(1) It was settled law that, in an application for an order that a defendant be committed to prison for contempt of court, the claimant had to prove that: (i) the defendant had had proper notice of the undertakings which he was alleged to have breached and that the order was in the proper form; (ii) the defendant was responsible for one or more of the publications alleged to have been a breach of the undertakings; and (iii) the publications for which the defendant had been responsible had made one or more of the allegations which the defendant had undertaken not to make (see [16] of the judgment).  

On the facts, breach of the undertakings had been proved with respect to the 13 publications which had born the meanings that the claimants: (i) had actually been guilty of causing the death of their daughter; (ii) had actually been guilty of disposing of her body, lying about what had happened and covering up what they had done; and, in the alternative that they were (iii) to be suspected of each of those acts in any event (see [88], [94], [96], [98], [100], [102], [104], [106], [108], [110], [112], [114], [116], [118] of the judgment). Jeynes v News Magazines Ltd [2008] All ER (D) 285 (Jan) considered.

(2) It was an established principle that the power of the court to ensure obedience to its orders for the benefit of those in whose favour they were made would be inappropriately curtailed if, in addition to having to show that a defendant had breached the order, it was also necessary to establish, and to the criminal standard, that he had done so in the belief that what he had done had been a breach of the order, particularly when a belief that it had not been a breach might have rested on the slenderest of foundations or on convenient advice which had plainly been wrong (see [127] of the judgment).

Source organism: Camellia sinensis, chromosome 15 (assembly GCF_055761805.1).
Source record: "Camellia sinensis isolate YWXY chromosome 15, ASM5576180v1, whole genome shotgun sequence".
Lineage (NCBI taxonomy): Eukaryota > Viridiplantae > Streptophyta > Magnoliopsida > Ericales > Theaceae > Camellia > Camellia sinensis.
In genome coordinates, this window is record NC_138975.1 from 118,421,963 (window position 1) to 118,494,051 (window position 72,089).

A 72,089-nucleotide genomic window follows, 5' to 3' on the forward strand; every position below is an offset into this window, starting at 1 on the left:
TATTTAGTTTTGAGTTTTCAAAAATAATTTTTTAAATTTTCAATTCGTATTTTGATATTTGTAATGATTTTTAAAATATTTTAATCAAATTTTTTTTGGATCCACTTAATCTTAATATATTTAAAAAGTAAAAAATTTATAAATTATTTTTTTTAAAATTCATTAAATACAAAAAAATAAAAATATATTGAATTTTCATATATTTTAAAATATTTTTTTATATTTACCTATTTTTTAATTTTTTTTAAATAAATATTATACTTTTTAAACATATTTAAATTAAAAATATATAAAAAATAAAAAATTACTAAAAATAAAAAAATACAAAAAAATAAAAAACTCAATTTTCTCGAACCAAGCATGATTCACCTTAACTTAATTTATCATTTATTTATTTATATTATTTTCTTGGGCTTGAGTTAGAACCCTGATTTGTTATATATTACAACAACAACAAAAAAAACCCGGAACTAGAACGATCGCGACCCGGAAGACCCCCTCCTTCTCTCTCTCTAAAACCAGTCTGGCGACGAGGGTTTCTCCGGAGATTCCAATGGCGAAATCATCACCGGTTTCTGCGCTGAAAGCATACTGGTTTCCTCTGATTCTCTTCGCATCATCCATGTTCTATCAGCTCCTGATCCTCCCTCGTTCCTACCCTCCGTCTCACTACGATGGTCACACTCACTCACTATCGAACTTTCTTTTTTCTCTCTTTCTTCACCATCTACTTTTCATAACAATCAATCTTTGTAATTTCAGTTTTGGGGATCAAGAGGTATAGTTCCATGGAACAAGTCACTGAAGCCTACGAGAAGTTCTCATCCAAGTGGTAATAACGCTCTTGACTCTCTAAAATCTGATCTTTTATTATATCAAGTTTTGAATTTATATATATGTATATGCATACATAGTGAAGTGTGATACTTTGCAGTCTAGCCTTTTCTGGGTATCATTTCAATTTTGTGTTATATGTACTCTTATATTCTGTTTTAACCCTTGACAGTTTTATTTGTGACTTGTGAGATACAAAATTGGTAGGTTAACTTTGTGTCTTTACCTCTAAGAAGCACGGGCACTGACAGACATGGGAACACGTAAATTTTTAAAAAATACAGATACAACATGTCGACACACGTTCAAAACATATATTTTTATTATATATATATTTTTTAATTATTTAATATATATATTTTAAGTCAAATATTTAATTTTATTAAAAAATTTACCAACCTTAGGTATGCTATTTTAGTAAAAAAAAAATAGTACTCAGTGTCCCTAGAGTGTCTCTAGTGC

In the instant case, there could be no doubt that the defendant had had the required knowledge. He had intended to allege that the claimants were to be suspected of causing the death of their daughter and had, in fact, disposed of her body, lied about what had happened and covered up what they had done. He had intended his words to bear the other meanings which the court had held they bore. The words were too clear and the repetitions too numerous for any other interpretation to be put upon what the defendant had done. Further, the point that the defendant had complied with the undertakings some of the time might be relevant to penalty, but it could not be relevant to the breaches which had been proved (see [128], [129] of the judgment). Masri v Consolidated Contractors International SAL [2011] All ER (D) 78 (May) applied.

(3) The court had endeavoured to ensure that the defendant had had a fair hearing. Further, the right to freedom of expression, whether at common law or under article 10 of the Convention, was not an absolute right that prevailed over all others. In the instant case, it was subject to the claimants’ rights under the judgment that they obtained in November 2009, which had incorporated the undertakings, and to the need to uphold the authority of the court which had made that order (see [138], [142] of the judgment). XY v Facebook Ireland [2012] NIQB 96 adopted.

Adrienne Page QC and Jacob Dean (instructed by Carter-Ruck) for the claimants; The defendant appeared in person.